Essay On Domestic Violence Against Women

1020 Words 5 Pages
When the words ‘domestic violence’ are spoken, to most minds, visuals of battered and bruised women, terrified and alone, helplessly trying to fight off their aggressive partners, come to mind, however in reality, this is not the case. Domestic violence against women is recognized and condemned worldwide, however it is very rarely portrayed on the medias behalf that women can be the abusive soul in the relationship.

This perception the media brings to the public is not accurately representing the true facts behind the life threating topic, action needs to be put in place to not only improve things for women, but drastically for men as well. Society is not aware of the health issue that many Australians face, and once this matter is resolved
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Research from Ask Dr. Sears shows that morals and consequences are best learnt in a human’s life from a younger age, about 7-10yrs old. Children should be taught to have mutual respect for one another, instead of only young boys being taught to never hit a girl.
There is a perception of gender roles “and the way society sees men and women,” states Greg Andersen, Senior Researcher for the One in Three Campaign. Society and the media convince and expect young males to be the tougher gender in life, however, this has unfortunately resulted in no attention or acknowledgement to anxiety and emotional stress in men, only the strong side being displayed by the media and society.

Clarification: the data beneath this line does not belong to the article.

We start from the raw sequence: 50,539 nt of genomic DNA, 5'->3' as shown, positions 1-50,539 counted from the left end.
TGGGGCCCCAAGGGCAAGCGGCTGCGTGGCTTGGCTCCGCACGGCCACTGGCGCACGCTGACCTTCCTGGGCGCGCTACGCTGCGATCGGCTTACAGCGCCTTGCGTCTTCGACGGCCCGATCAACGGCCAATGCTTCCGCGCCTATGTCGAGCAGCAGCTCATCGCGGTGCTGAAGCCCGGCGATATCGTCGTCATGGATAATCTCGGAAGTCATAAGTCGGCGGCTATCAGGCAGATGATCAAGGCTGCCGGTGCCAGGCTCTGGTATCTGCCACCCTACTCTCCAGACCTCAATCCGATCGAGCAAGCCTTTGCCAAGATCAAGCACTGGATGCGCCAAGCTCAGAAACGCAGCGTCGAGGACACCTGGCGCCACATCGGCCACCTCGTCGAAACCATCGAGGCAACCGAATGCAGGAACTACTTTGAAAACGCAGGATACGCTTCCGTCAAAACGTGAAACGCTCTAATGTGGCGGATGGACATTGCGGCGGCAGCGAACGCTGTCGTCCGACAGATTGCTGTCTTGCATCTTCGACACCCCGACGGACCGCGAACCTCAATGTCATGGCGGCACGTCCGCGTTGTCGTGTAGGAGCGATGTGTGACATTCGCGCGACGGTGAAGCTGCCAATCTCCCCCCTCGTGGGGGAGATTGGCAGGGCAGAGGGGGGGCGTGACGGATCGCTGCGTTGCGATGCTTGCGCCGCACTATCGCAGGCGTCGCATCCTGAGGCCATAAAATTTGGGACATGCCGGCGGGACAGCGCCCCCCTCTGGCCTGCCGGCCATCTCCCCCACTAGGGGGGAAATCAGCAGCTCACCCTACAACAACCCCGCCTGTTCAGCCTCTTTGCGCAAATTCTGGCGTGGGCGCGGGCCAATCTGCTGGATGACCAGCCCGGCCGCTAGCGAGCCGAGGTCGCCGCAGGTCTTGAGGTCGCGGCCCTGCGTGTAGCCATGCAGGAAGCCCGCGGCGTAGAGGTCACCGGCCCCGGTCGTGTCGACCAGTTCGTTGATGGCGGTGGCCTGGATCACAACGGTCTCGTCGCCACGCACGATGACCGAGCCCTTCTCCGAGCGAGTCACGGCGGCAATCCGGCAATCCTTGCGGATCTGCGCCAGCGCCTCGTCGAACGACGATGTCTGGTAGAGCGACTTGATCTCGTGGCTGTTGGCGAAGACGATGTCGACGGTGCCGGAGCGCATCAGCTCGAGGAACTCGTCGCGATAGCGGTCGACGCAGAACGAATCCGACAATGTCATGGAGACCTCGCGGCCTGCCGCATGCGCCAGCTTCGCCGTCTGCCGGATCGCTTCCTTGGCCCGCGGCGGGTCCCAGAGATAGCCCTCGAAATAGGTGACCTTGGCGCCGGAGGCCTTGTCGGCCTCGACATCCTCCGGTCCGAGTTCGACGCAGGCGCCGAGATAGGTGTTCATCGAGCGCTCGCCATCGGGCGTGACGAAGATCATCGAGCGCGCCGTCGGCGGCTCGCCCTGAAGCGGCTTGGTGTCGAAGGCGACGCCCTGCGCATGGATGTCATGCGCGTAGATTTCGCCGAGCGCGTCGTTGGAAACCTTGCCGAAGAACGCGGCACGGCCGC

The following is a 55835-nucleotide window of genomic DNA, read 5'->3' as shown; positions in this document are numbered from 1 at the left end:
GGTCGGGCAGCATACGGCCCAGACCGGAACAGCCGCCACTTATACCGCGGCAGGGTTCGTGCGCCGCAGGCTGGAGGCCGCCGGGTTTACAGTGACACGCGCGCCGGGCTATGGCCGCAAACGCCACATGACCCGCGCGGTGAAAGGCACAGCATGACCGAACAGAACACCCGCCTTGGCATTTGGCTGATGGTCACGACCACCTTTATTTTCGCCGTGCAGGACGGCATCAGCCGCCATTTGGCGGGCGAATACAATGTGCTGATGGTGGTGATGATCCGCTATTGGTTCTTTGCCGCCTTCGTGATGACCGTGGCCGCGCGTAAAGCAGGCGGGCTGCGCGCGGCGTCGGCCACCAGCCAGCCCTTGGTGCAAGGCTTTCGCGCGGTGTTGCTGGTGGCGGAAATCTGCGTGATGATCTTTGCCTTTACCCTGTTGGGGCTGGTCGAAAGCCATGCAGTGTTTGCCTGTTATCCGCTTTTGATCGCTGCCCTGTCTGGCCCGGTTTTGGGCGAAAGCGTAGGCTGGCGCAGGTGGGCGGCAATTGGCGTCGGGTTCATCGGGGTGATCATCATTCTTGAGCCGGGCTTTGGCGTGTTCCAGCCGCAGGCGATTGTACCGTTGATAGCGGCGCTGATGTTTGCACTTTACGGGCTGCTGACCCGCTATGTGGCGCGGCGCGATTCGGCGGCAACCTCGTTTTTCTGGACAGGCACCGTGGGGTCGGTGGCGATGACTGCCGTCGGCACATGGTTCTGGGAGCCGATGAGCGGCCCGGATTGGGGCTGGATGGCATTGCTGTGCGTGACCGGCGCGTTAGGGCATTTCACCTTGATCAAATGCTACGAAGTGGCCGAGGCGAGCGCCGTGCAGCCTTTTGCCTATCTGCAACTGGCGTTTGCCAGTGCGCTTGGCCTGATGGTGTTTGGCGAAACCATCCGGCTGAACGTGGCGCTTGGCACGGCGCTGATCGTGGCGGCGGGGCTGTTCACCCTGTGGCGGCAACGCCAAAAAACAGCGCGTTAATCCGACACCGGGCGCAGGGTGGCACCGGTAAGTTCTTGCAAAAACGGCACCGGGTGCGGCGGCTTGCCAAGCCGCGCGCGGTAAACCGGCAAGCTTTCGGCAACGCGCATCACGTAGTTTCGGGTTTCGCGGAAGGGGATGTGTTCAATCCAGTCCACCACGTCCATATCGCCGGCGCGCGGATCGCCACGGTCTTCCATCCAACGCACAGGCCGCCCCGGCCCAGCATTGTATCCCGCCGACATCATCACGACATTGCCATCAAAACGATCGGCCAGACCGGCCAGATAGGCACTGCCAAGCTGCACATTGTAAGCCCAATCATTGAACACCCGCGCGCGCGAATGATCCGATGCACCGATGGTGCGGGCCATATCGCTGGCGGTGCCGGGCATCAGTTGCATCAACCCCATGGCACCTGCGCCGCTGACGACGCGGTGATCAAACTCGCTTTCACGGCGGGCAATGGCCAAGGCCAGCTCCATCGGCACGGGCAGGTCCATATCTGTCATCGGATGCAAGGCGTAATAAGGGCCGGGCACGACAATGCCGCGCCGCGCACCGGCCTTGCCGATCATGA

Many male victims of domestic violence feel unsure about seeking help, and when help is finally sought, they do not entirely feel helped. Services are a huge contributing factor to this helpless feeling a male violence victim encounters, being known to favour the woman’s side over the male’s side of the
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Randal Newton-John, the Executive General Manager of Operations at On the Line (provider of MensLine Australia), speaks out and states, "The question of men experiencing violence is one that hasn 't really been discussed, it 's generally seen as only happening to women.” Society needs to be more aware of the help services that are available for both genders, but sometimes it is not as simple as ringing up a counselling service to solve all the problems.
Research shows that in 2008, the Netherlands set up men’s refuge huts to be used by victims, men beaten by their children or stalked, and young gay men from immigrant cultures. The huts acted as a safety net, which promoted better living standards for those who needed to get away from dangerous situations. This solution option should be taken into consideration for Australia and the welfare of those needing support.
Supporting men that are domestically abused, and helping them recognise they need help is the only way for the ones affected to feel safe. Men feel as though they cannot escape their abusive lives, and they need to know the correct help services that will support them and provide them with counselling. Women should also receive help and understand how to reach out for it, domestic violence being ridded from all types of

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